New alliance further fractures Syria opposition

CAIRO Tue Jul 31, 2012 2:59pm EDT

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CAIRO (Reuters) - A group of exiled Syrian activists announced a new opposition alliance on Tuesday that aims to form a transitional government - a challenge to the Syrian National Council (SNC), a longer established group that they said had failed.

The launch of the "Council for the Syrian Revolution" marks the latest effort by Syria's divided opposition to forge a political alternative to President Bashar al-Assad whose forces are trying to put down a 16-month armed uprising.

"The brothers have asked me to form a transitional government in Syria and to begin dialogue with the rest of the Syrian opposition," Haitham al-Maleh, a former judge, told a Cairo news conference called to unveil the new body.

Maleh told Reuters the new alliance would act as an alternative to the SNC which he said "had failed to help the Syrian revolution". It would work to get more help to rebels, he said.

Western and Arab states have for months been urging the Syrian opposition to unite. While the SNC has been an international voice for the opposition, activists on the ground have complained that the exiled leadership has little connection to what is happening in Syria.

Maleh, a long-standing dissident against the Assad family's four decades in power, resigned from the SNC in March, saying he had given up trying to make the group more effective.

"We are not asking for military intervention, such as an invasion, but international protection, such as stopping Syrian planes," he said.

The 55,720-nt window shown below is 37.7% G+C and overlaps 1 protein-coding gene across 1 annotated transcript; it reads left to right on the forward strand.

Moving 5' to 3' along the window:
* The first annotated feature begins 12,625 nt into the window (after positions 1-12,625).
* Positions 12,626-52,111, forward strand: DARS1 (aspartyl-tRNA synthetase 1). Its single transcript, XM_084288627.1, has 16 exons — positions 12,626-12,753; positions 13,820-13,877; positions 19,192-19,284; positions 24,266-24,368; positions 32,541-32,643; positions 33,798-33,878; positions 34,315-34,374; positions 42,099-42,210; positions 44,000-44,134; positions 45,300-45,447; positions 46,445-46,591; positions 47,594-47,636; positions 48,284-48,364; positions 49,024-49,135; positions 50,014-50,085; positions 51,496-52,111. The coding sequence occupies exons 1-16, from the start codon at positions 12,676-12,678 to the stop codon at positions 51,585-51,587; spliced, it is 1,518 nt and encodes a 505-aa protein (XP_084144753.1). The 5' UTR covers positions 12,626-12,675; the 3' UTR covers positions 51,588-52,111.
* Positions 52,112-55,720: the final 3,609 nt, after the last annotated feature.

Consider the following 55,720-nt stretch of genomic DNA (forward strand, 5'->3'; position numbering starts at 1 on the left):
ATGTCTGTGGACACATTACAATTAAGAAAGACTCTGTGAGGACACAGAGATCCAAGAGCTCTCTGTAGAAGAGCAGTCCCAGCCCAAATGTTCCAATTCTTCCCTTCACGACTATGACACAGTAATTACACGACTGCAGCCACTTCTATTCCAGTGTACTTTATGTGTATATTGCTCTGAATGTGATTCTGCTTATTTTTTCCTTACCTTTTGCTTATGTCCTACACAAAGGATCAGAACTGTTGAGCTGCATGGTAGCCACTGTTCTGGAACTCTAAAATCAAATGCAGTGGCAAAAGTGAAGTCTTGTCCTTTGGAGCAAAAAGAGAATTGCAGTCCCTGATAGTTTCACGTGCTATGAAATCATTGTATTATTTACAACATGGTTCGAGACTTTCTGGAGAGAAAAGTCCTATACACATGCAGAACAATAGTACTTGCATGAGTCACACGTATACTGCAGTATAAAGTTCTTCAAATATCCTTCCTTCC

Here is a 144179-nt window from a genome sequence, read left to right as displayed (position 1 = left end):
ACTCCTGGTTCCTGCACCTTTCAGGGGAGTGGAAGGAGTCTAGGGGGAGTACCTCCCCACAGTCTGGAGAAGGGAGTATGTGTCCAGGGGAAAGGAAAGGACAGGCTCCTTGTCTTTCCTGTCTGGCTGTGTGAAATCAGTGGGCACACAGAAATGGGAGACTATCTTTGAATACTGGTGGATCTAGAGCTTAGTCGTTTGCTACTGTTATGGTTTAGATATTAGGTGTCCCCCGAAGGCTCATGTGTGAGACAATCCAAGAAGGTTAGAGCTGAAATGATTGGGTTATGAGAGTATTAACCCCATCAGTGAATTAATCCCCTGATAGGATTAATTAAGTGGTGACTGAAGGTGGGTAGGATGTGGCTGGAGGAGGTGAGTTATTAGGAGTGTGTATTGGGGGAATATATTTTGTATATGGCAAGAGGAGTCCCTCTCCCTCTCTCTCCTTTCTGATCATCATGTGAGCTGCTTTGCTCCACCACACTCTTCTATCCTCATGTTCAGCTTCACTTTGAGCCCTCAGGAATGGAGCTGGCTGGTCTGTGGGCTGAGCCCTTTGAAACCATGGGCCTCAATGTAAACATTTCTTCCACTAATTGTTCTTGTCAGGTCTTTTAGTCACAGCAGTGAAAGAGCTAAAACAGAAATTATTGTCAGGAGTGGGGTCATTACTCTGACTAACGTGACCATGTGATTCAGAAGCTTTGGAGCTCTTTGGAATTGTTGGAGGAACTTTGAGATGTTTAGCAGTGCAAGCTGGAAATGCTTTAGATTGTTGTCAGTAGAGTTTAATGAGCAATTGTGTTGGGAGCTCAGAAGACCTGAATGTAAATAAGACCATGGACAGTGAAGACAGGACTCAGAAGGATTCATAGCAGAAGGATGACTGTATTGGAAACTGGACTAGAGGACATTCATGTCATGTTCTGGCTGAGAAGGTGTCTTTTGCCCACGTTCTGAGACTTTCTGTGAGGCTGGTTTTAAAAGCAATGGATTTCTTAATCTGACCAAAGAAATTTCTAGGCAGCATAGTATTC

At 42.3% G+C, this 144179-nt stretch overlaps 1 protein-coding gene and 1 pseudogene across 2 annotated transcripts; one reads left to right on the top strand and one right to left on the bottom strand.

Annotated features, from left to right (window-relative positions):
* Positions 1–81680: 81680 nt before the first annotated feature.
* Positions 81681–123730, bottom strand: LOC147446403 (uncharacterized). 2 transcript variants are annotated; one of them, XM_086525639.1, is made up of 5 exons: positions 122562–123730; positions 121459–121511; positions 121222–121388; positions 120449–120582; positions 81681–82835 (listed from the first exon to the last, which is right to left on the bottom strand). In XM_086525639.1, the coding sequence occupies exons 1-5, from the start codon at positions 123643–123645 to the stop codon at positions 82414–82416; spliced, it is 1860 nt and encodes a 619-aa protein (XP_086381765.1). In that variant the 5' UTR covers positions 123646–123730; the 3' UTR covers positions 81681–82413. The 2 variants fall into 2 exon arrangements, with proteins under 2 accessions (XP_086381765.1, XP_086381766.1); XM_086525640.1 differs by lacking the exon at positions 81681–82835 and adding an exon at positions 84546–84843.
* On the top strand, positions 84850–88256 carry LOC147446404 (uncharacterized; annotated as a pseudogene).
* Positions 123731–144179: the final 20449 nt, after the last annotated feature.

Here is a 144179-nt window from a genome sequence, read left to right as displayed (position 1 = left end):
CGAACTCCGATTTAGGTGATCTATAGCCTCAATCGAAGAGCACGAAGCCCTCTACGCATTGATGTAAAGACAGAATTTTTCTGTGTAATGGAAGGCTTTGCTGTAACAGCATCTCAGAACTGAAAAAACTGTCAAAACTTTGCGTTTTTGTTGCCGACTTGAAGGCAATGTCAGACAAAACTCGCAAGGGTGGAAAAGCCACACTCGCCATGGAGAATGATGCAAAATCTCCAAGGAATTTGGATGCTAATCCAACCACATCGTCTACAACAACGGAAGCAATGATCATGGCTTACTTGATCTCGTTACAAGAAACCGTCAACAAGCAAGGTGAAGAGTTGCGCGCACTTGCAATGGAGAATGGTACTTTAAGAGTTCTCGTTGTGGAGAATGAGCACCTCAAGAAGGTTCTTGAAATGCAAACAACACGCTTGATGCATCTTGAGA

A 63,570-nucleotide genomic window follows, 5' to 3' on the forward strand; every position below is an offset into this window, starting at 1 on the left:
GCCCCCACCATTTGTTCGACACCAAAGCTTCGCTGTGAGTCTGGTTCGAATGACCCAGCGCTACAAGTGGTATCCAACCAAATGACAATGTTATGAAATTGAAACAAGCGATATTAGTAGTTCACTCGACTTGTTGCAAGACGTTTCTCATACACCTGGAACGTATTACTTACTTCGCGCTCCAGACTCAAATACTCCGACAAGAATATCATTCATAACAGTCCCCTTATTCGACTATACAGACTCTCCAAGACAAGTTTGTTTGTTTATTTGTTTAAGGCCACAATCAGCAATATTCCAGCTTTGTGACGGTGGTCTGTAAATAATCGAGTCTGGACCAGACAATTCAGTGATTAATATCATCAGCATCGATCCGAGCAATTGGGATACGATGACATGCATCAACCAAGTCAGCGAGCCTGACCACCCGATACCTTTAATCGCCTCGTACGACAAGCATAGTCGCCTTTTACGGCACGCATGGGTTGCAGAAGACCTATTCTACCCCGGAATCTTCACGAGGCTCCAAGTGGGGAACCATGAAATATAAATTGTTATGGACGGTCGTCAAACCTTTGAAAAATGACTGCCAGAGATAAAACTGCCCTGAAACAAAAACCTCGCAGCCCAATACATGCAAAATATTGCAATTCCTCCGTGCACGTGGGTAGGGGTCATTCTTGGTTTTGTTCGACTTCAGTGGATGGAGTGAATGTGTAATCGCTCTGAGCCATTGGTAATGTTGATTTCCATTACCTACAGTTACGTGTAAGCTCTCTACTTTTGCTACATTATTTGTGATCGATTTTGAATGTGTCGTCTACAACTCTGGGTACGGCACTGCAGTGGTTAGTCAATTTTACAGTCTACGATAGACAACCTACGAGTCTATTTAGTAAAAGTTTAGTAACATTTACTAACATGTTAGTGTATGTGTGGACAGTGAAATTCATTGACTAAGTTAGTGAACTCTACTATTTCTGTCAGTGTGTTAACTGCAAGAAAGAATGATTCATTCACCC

The Syrian military has stepped up a military campaign to drive rebels out of Aleppo, the country's biggest city. Outgunned rebel fighters are facing much heavier weapons including helicopter gunships.

"When Aleppo is freed, we will have the northern part of Syria and will ask (the opposition) to return home," Maleh said.

The Council for the Syrian Revolution comprises 70 opposition figures and will be based in Cairo, with branches in Lebanon, Turkey, Jordan and Iraq.

"The movement includes members from the Syrian National Council yet its formation is meant to also tell the council that it is not the only body entitled to act on behalf of all the opposition," said Ahmed Jalal el-Sayed, one of its members.

Reacting to the formation of the new group, SNC head Abdelbasset Seida said all opposition figures were free to work in the way they thought would help the Syrian revolution.

"But the process of forming a transitional government is difficult and needs consultations with all members of the Syrian opposition, rebels and the Free Syrian Army," Seida told Reuters.

"But if each group came out alone announcing a formation of a new government without talks and research, this would end up in having a series of weak governments that don't represent anyone and would not be able to mean or do anything," he said.

"Our end goal is to form a government that would represent and please all members of the Syrian community."

(Writing by Tom Perry and Yasmine Saleh; Editing by Robin Pomeroy)

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Comments (1)
Gooserooster1 wrote:
Why didn’t the west force the “opposition” to follow Kofi Annan’s six point plan? Assad and his government were willing to come to the table, and agree to a cease fire, but the opposition refused, even for 1 day, to agree to the cease fire. You cannot expect the legitimate government of Syria to stop defending itself, or to put its guns down, when the Rebels continue their attacks. It has been widely reported that the massacre at Homs, which targeted Assad supporters and was impeccably timed to coincide with the U.N.’s meeting on the six point plan, was committed by the Rebels.
Why does the west insist only on a violent resolution to this serious crisis in Syria? Could it be that the West will only accept a solution that removes the current government, which will leave Syria, like Libya, permanently weakened, and forever unstable?

Jul 31, 2012 12:28am EDT  --  Report as abuse
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